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Macro University – Culturally Speaking, What Is Macro Photography

This is the third and final article in our “What Is Macro?” series.  Macro photography has come to have a variety of different meanings in the world today.  It is a term used loosely to describe an idea, a small subject shown as large with greater detail than normally seen.  It does not have to be an image of 1:1 reproduction with this understanding.  Another variation would be close and tight on a subject.  The later can be done with wide-angle lenses at very close distances to the subject.  Close-ups taken with wide angles produce a very cool effect but fall well outside the technical definition of macro photography.

Camera companies and lens manufacturers have added to this concept by putting the label macro on lenses, which are not macro by definition.   Most times these lenses give you a closer focusing distance than previous generations of the same lens.  It is also a selling point, making the buyer feel like they are getting more value for their money.  Additionally it can help one companies lens stand out compared to a competitor.

 

1:1 image of a Bleeding Heart taken with a Canon 100mm IS Macro Lens.

1:1 image of a Bleeding Heart taken with a Canon 100mm IS Macro Lens.

In culture concepts can take on a life of their own, the meaning of words will change and expand.  The term macro is no different.  In many ways this is a good thing for the craft.  The more people know the concept and the style of images the better exposure macro will receive.  Even with the expanding concept of macro photography, this is still a niche area within the field.

Regardless of what they are called or how they are defined macro images reveal a different world to the viewer.  They are images composed to make people think differently and provide a creative avenue to communicate an idea.   A world full of images all looking the same is a very boring place.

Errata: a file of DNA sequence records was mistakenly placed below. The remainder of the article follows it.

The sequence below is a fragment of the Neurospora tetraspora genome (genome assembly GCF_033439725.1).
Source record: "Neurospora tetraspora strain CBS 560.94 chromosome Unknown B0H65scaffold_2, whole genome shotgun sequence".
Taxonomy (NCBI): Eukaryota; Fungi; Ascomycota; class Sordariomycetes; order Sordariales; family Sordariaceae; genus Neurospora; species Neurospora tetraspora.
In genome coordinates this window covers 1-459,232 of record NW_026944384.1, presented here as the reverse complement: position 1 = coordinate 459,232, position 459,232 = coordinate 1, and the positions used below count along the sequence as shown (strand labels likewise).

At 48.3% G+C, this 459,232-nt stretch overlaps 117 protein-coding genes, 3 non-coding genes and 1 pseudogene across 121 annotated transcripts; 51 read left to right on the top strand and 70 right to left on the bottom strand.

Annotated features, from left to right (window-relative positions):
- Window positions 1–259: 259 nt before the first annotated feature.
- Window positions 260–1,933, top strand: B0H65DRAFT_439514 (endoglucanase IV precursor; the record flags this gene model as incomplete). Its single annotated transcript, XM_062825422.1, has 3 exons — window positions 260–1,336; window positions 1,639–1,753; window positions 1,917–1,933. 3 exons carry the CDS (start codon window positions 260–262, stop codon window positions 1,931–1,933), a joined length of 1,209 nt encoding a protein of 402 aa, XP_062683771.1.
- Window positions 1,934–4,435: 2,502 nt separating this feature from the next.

Photo of a Bleeding Heart taken with the Canon 28-70mm F/2.8 at minimum focusing distance in the macro range on the lenses focusing scale.   This produced a reproduction ratio of 0.18x.  The lens was at 70mm.

Photo of a Bleeding Heart taken with the Canon 28-70mm F/2.8 at minimum focusing distance in the macro range on the lenses focusing scale. This produced a reproduction ratio of 0.18x. The lens was at 70mm.

One way we see these close-up images everyday is in the TV shows we watch.  There are many great TV shows out there incorporating these types of images into their show.  It is most frequently seen with the use of isolating elements as the show leads into or out of a scene.

Breaking Bad used a lot of this style of shots.  They were used to help show the passage of time in what are termed b-roll shots.  Additionally they were used in the foreshadowing sequences to help advance the story.  There are many other shows out there using the same types of images to communicate the same things.  As you watch TV and movies look for these kinds of images to see how they are being used.

We have explored 3 ways of looking at macro imaging, technically, philosophically and culturally.   When taken as a whole what does it mean?  To understand a craft we have to look at it from many different angles.  We have to draw our inspiration from different forms of media.  The pursuit of a style of art can never become one-dimensional.

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